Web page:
Coalition strained over proposed severe health cuts
TENSIONS BETWEEN the Coalition parties over proposed health cuts are expected to dominate the first Cabinet meeting after the summer break tomorrow.
The two Ministers at the centre of the row, Minister for Public Expenditure and Reform Brendan Howlin and Minister for Health James Reilly, met over the weekend to try and ease the conflict between the Coalition partners on the issue.
The clash between the two Ministers generated weekend speculation about the prospect of an early general election but senior sources in both parties were adamant yesterday that such talk was premature.
Responding to Labour Party chairman Colm Keaveney, who had suggested that it was time to prepare for an early election, chairman of the Fine Gael parliamentary party Charlie Flanagan yesterday called for calm.
Mr Flanagan told The Irish Times that Fine Gael and Labour had signed off on the programme for government in full knowledge of the fiscal position and with their eyes wide open.
“Now is not the time for Colm Keaveney to contemplate the panic button and manufacture instability even before the most challenging budgetary choices in the State’s history have begun to be debated by government,” said the Laois TD.
He added that while there would certainly be difficulties in agreeing a budget, it was “premature and unwise” to speculate about the demise of the Government.
Mr Flanagan defended Dr Reilly saying it was unfair to single out an individual Minister as appeared to have been the case over the weekend.
Mr Keaveney reiterated his opposition to the proposed health cuts insofar as they affected vulnerable members of society.
He added, however, that as just €30 million of the €130 million cuts package hit frontline services, it should be possible to find a way of protecting those services. “It is the responsibility of the Taoiseach and the Tánaiste to address the issue at Cabinet tomorrow and remove the perception that the cuts are unjust and unfair,” Mr Keaveney said.
The manner in which the health cuts were announced without prior notice being given to Labour or Fine Gael Ministers had been damaging.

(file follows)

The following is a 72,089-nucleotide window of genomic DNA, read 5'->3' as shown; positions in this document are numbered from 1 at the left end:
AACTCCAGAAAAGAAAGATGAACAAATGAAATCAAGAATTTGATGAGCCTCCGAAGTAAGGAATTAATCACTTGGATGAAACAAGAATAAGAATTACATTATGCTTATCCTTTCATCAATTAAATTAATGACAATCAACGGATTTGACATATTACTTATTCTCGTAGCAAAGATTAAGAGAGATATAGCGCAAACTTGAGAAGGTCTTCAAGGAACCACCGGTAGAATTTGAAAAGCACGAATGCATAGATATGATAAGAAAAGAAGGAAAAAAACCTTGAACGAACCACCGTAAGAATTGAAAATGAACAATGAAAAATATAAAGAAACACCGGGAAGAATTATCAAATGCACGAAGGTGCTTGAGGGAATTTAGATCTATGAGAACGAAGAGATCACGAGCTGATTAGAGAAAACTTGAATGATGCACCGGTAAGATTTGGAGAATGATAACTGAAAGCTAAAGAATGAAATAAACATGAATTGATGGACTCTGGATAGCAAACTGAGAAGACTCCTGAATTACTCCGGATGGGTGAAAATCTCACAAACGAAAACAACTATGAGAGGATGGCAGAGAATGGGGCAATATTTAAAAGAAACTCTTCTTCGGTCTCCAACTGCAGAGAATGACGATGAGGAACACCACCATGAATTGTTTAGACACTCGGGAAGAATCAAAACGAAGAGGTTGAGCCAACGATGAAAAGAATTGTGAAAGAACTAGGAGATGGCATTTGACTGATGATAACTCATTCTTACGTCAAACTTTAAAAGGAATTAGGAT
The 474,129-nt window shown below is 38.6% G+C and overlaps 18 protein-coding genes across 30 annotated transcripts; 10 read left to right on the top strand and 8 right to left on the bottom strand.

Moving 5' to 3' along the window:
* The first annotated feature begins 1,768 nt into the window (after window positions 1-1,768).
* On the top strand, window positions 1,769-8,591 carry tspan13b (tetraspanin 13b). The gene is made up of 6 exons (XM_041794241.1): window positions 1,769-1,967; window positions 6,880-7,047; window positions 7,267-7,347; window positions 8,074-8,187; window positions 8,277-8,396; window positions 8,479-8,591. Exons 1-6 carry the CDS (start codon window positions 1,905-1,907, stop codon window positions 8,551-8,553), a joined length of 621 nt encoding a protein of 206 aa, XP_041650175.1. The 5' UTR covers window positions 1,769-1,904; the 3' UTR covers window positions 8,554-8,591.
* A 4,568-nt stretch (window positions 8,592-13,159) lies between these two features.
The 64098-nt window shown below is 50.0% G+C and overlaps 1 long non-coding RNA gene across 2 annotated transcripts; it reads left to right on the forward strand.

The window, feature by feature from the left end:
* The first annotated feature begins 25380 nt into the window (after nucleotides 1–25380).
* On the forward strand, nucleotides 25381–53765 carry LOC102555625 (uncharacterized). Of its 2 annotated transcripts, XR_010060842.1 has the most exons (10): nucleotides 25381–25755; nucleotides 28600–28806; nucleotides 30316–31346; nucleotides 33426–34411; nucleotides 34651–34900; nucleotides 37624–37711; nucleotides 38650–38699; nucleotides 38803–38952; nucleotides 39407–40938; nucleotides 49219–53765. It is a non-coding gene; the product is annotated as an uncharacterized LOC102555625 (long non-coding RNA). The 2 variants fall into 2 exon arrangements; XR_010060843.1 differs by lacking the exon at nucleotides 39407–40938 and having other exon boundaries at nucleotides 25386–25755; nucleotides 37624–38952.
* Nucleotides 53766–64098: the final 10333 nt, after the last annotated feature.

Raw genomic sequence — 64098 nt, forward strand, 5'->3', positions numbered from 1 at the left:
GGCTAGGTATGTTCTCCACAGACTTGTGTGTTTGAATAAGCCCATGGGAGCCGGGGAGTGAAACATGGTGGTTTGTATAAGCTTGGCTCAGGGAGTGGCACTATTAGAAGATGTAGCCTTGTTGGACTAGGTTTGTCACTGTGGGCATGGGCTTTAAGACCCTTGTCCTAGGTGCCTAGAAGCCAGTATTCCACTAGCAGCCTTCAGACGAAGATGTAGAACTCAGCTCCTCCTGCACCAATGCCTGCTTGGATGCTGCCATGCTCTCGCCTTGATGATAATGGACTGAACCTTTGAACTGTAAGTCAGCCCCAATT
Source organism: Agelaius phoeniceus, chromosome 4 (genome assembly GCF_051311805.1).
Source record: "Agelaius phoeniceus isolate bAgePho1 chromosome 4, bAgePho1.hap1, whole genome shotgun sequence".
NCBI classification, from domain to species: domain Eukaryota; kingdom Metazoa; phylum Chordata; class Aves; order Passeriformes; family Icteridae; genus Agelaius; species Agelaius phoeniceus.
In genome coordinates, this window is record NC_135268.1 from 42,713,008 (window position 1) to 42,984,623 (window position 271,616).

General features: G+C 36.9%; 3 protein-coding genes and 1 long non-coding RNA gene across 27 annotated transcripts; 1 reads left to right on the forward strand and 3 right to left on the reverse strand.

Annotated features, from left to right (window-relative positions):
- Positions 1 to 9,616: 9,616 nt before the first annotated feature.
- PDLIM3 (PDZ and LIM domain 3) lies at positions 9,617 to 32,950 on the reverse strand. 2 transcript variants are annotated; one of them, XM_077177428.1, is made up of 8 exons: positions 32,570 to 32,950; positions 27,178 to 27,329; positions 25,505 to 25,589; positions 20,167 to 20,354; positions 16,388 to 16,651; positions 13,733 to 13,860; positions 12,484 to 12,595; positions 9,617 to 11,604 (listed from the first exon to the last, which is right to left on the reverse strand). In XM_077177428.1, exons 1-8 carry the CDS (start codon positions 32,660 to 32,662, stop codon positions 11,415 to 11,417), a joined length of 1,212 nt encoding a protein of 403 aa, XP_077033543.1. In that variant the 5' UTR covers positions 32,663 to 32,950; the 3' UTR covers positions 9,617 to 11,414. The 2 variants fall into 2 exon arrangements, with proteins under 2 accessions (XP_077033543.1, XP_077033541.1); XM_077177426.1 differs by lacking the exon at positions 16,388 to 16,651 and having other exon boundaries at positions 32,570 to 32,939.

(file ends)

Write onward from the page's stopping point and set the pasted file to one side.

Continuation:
“What alarms me is the lack of communication among senior Ministers of the Government. This kind of approach chips away incrementally at the stability of the Government,” Mr Keaveney said.
He expressed confidence that a solution could be found that would protect frontline services. “There has been a blatant lack of progress with respect to consultants’ high pay and the cost of drugs in the health service. These issues have to be tackled as a matter of urgency.”
Mr Keaveney, who was quoted in yesterday’s newspapers as saying that it would be wrong for his party not to prepare for a general election, said the main focus of his remarks was to ensure that the health cuts did not go ahead as proposed.
Health is not the only areas where there is conflict between the Coalition parties. Mr Howlin is due to bring a memo to cabinet tomorrow on the issue of allowances to public servants.
The Irish Times reported on Saturday that a long-awaited review of the 800 allowances paid to staff in the public service which Mr Howlin is expected to bring to Cabinet will recommend the continuation of current allowances for existing staff but there will be big cuts in payments for new personnel.
The review of allowances, which currently cost about €1.5 billion, was expected to yield savings of €75 million this year. However, given the delay in finalising the review and the fact that cuts will, in the main, only affect new entrants, this has cast doubt on whether this level of savings can be achieved.
Sources close to the Department of Public Expenditure yesterday said that in the medium term,“significant” savings could be secured from cuts to the allowances of new staff .
Fianna Fáil leader Micheál Martin described the latest developments in the health service as “an extraordinary shambles” and said Dr Reilly’s position had become untenable.
He said Fianna Fáil would consider putting down a motion of no confidence in Dr Reilly when the Dáil resumed.